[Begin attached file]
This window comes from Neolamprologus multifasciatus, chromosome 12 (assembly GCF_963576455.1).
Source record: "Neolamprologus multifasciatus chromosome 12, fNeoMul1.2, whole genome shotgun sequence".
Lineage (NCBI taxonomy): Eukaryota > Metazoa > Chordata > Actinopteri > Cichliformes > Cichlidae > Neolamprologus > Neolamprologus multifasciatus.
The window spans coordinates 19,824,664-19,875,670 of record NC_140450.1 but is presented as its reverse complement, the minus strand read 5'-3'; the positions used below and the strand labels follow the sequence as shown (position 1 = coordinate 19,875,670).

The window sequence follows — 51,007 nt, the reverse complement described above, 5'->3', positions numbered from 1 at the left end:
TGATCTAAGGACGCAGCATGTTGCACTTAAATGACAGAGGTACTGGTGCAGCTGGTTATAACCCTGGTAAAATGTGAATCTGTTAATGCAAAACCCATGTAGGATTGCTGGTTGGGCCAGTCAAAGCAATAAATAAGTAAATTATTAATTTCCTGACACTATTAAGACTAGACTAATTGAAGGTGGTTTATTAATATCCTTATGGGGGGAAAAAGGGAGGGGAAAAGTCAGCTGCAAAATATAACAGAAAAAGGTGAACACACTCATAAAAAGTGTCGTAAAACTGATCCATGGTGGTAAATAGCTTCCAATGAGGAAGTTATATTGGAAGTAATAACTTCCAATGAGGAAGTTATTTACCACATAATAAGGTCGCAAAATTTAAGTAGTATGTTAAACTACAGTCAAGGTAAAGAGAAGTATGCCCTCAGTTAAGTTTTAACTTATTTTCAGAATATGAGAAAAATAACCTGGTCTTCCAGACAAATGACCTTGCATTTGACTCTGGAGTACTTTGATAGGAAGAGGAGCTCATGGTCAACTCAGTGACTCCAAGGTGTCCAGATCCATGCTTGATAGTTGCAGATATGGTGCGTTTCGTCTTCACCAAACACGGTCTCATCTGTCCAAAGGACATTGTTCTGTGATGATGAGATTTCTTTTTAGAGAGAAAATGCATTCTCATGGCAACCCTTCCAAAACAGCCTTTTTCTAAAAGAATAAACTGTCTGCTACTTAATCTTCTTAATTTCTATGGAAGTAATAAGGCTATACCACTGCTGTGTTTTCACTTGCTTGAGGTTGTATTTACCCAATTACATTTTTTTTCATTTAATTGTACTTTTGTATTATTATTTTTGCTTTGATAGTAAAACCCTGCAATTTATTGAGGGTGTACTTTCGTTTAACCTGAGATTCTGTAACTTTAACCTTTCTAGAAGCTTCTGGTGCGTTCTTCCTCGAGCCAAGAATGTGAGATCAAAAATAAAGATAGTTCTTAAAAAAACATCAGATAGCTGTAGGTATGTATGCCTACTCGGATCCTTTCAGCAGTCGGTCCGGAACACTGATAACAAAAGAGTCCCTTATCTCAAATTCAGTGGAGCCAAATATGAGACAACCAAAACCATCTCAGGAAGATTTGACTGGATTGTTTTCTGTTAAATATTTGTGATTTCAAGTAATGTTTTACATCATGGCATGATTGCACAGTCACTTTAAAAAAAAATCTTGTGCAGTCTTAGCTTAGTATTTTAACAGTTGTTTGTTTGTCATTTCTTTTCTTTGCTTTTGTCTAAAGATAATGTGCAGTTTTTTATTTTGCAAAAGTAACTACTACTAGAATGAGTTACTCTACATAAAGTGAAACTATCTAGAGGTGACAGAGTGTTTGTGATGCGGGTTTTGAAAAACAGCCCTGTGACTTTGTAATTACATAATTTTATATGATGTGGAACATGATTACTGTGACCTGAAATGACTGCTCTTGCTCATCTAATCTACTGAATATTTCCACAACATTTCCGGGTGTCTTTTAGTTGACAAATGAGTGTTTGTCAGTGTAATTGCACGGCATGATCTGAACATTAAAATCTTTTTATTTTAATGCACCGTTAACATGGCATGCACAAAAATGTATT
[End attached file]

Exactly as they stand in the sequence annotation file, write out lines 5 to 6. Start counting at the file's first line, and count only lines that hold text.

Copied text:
The window sequence follows — 51,007 nt, the reverse complement described above, 5'->3', positions numbered from 1 at the left end:
TGATCTAAGGACGCAGCATGTTGCACTTAAATGACAGAGGTACTGGTGCAGCTGGTTATAACCCTGGTAAAATGTGAATCTGTTAATGCAAAACCCATGTAGGATTGCTGGTTGGGCCAGTCAAAGCAATAAATAAGTAAATTATTAATTTCCTGACACTATTAAGACTAGACTAATTGAAGGTGGTTTATTAATATCCTTATGGGGGGAAAAAGGGAGGGGAAAAGTCAGCTGCAAAATATAACAGAAAAAGGTGAACACACTCATAAAAAGTGTCGTAAAACTGATCCATGGTGGTAAATAGCTTCCAATGAGGAAGTTATATTGGAAGTAATAACTTCCAATGAGGAAGTTATTTACCACATAATAAGGTCGCAAAATTTAAGTAGTATGTTAAACTACAGTCAAGGTAAAGAGAAGTATGCCCTCAGTTAAGTTTTAACTTATTTTCAGAATATGAGAAAAATAACCTGGTCTTCCAGACAAATGACCTTGCATTTGACTCTGGAGTACTTTGATAGGAAGAGGAGCTCATGGTCAACTCAGTGACTCCAAGGTGTCCAGATCCATGCTTGATAGTTGCAGATATGGTGCGTTTCGTCTTCACCAAACACGGTCTCATCTGTCCAAAGGACATTGTTCTGTGATGATGAGATTTCTTTTTAGAGAGAAAATGCATTCTCATGGCAACCCTTCCAAAACAGCCTTTTTCTAAAAGAATAAACTGTCTGCTACTTAATCTTCTTAATTTCTATGGAAGTAATAAGGCTATACCACTGCTGTGTTTTCACTTGCTTGAGGTTGTATTTACCCAATTACATTTTTTTTCATTTAATTGTACTTTTGTATTATTATTTTTGCTTTGATAGTAAAACCCTGCAATTTATTGAGGGTGTACTTTCGTTTAACCTGAGATTCTGTAACTTTAACCTTTCTAGAAGCTTCTGGTGCGTTCTTCCTCGAGCCAAGAATGTGAGATCAAAAATAAAGATAGTTCTTAAAAAAACATCAGATAGCTGTAGGTATGTATGCCTACTCGGATCCTTTCAGCAGTCGGTCCGGAACACTGATAACAAAAGAGTCCCTTATCTCAAATTCAGTGGAGCCAAATATGAGACAACCAAAACCATCTCAGGAAGATTTGACTGGATTGTTTTCTGTTAAATATTTGTGATTTCAAGTAATGTTTTACATCATGGCATGATTGCACAGTCACTTTAAAAAAAAATCTTGTGCAGTCTTAGCTTAGTATTTTAACAGTTGTTTGTTTGTCATTTCTTTTCTTTGCTTTTGTCTAAAGATAATGTGCAGTTTTTTATTTTGCAAAAGTAACTACTACTAGAATGAGTTACTCTACATAAAGTGAAACTATCTAGAGGTGACAGAGTGTTTGTGATGCGGGTTTTGAAAAACAGCCCTGTGACTTTGTAATTACATAATTTTATATGATGTGGAACATGATTACTGTGACCTGAAATGACTGCTCTTGCTCATCTAATCTACTGAATATTTCCACAACATTTCCGGGTGTCTTTTAGTTGACAAATGAGTGTTTGTCAGTGTAATTGCACGGCATGATCTGAACATTAAAATCTTTTTATTTTAATGCACCGTTAACATGGCATGCACAAAAATGTATT